Nelson continues to fascinate academics as well as the general public. He is still considered one of Britain’s greatest heroes and featured within the top ten of the BBC poll of such figures. But why does Nelson still remain such a prominent figure in the national imagination?
In 2005, the bicentenary of the Battle of Trafalgar, Victoria Carolan embarked on a timely reappraisal of Nelson, the myth and the man.
Beginning with Nelson’s early life and an analysis of the condition and practice of the Navy at the time of Nelson’s entry into service, Carolan goes on to examine Nelson’s naval battles before Trafalgar, particularly the pivotal Battle of the Nile in which the then Rear Admiral Horatio Nelson, with a fleet of fourteen ships, captured six and destroyed seven French vessels out of a total of seventeen and in the process achieved one of the most decisive victories in the age of sail and re-established British command of the Mediterranean.
Devoting a full section to the Battle of Trafalgar, Carolan looks in detail at the build-up to the battle, the events and progress of the battle, at the Admirals of the French and Spanish navies and explains why the battle was so decisive in the Napoleonic Wars. She goes on to look at the immediate aftermath of Nelson’s death and his state funeral and then to his legacy, the building of monuments (particularly Trafalagar Square and Nelson’s Column), the development of the Nelson myth, his depiction in film, his value for propaganda purposes during the two world wars and the current state of scholarship on Nelson.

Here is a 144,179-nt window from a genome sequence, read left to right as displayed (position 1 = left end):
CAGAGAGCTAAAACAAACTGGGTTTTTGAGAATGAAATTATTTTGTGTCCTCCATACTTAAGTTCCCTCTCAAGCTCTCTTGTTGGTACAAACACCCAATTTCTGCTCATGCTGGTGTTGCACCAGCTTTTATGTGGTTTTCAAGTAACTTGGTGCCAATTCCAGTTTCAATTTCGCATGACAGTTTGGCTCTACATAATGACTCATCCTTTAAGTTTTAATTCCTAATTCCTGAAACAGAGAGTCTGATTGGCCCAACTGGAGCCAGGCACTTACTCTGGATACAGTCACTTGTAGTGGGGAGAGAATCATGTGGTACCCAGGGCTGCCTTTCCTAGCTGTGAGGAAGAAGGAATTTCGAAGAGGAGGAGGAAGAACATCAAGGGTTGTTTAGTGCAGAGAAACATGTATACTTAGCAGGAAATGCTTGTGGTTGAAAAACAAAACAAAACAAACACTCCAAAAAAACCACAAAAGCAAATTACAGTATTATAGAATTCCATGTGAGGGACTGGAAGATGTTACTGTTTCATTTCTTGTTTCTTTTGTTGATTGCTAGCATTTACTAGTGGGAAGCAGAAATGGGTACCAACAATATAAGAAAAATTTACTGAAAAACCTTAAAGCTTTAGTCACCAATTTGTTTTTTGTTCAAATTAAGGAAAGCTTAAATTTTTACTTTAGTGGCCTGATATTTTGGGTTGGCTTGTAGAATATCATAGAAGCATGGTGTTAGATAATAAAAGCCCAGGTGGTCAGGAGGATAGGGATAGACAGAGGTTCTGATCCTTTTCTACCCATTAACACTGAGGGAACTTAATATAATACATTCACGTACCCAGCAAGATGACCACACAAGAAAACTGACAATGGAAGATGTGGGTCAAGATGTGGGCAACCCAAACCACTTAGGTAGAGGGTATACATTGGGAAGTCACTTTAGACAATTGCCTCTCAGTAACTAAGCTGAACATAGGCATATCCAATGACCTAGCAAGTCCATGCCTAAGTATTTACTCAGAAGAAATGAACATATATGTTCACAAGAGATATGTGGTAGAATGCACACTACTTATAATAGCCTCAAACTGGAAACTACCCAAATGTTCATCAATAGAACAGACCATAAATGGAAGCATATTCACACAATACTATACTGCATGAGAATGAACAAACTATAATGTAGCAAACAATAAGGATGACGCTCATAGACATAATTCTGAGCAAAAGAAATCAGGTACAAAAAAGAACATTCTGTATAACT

©2005 Pocket Essentials (P)2010 Summersdale Publishers Ltd
This is an adequate rendering of the life and career of England's greatest Naval Commander. However, the reader spits the story out like an angry primary school teacher, eager to go home after a stressful day. Maybe she was short of money and wanted to get to the end of the book as soon as possible, get her pay, and start on her next one. Her speed-reading style also results in her missing the correct intonation in many places. However, despite these annoyances, I managed to reach the end of the 3 hours farily well. Had this been a longer book, I think I may well have got fed up of the reader's style.
"Too short and too rushed"
I came to this after listening to robert southeys' lengthy biography hoping for a more up to date and objective look at Nelson, but I am afraid this is not nearly as good. All the major episodes in nelsons voyages are quickly raced through, although there is some interesting historical information delivered. But the worst thing about it is the narration which is really rushed and off-putting, the audiobook is about 3 hours long but should have taken at least 4 hours to read at a normal pace.
"Nelson "Bye Jove""
I enjoyed this audio programme, although it has a short running time I found it factual and interesting. Nelson was truely a great British hero and this book portrays that wonderfully. My only crititism is I wish it had a longer running time to concentrate Nelson's life in more depth.
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